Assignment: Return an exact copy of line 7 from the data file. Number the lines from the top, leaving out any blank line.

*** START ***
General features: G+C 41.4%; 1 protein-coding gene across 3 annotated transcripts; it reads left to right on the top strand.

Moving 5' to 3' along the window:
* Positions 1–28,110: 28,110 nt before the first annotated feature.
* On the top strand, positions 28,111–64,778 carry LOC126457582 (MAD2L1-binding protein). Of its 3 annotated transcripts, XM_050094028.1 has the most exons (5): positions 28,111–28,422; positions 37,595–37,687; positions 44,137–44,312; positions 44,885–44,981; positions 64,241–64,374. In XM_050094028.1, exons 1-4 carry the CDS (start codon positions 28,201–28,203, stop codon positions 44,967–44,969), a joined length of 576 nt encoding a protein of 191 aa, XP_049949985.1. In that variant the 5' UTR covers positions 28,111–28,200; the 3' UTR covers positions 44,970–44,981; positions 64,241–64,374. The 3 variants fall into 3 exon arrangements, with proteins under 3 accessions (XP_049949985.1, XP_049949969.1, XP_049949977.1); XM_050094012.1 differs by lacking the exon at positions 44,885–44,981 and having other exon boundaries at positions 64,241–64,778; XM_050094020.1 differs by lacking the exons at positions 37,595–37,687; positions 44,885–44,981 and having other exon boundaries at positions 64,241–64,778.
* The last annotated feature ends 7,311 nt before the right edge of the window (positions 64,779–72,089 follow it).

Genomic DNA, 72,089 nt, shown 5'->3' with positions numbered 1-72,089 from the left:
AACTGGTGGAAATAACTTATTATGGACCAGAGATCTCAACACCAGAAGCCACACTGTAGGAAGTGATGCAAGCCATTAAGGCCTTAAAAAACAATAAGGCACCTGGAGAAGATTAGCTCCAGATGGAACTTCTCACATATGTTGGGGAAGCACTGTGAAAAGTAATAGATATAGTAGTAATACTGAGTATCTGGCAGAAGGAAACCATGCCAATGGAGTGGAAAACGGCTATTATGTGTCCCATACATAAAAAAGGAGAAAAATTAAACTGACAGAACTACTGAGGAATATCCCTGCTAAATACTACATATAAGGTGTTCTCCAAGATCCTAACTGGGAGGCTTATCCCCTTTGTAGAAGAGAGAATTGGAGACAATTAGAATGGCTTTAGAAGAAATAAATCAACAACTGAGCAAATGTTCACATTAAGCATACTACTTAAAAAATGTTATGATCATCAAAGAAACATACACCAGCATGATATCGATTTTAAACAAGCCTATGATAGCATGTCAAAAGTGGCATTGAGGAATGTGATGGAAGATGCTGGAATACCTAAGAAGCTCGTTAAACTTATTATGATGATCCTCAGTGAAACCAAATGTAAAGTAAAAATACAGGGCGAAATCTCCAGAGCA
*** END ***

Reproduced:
AACTGGTGGAAATAACTTATTATGGACCAGAGATCTCAACACCAGAAGCCACACTGTAGGAAGTGATGCAAGCCATTAAGGCCTTAAAAAACAATAAGGCACCTGGAGAAGATTAGCTCCAGATGGAACTTCTCACATATGTTGGGGAAGCACTGTGAAAAGTAATAGATATAGTAGTAATACTGAGTATCTGGCAGAAGGAAACCATGCCAATGGAGTGGAAAACGGCTATTATGTGTCCCATACATAAAAAAGGAGAAAAATTAAACTGACAGAACTACTGAGGAATATCCCTGCTAAATACTACATATAAGGTGTTCTCCAAGATCCTAACTGGGAGGCTTATCCCCTTTGTAGAAGAGAGAATTGGAGACAATTAGAATGGCTTTAGAAGAAATAAATCAACAACTGAGCAAATGTTCACATTAAGCATACTACTTAAAAAATGTTATGATCATCAAAGAAACATACACCAGCATGATATCGATTTTAAACAAGCCTATGATAGCATGTCAAAAGTGGCATTGAGGAATGTGATGGAAGATGCTGGAATACCTAAGAAGCTCGTTAAACTTATTATGATGATCCTCAGTGAAACCAAATGTAAAGTAAAAATACAGGGCGAAATCTCCAGAGCA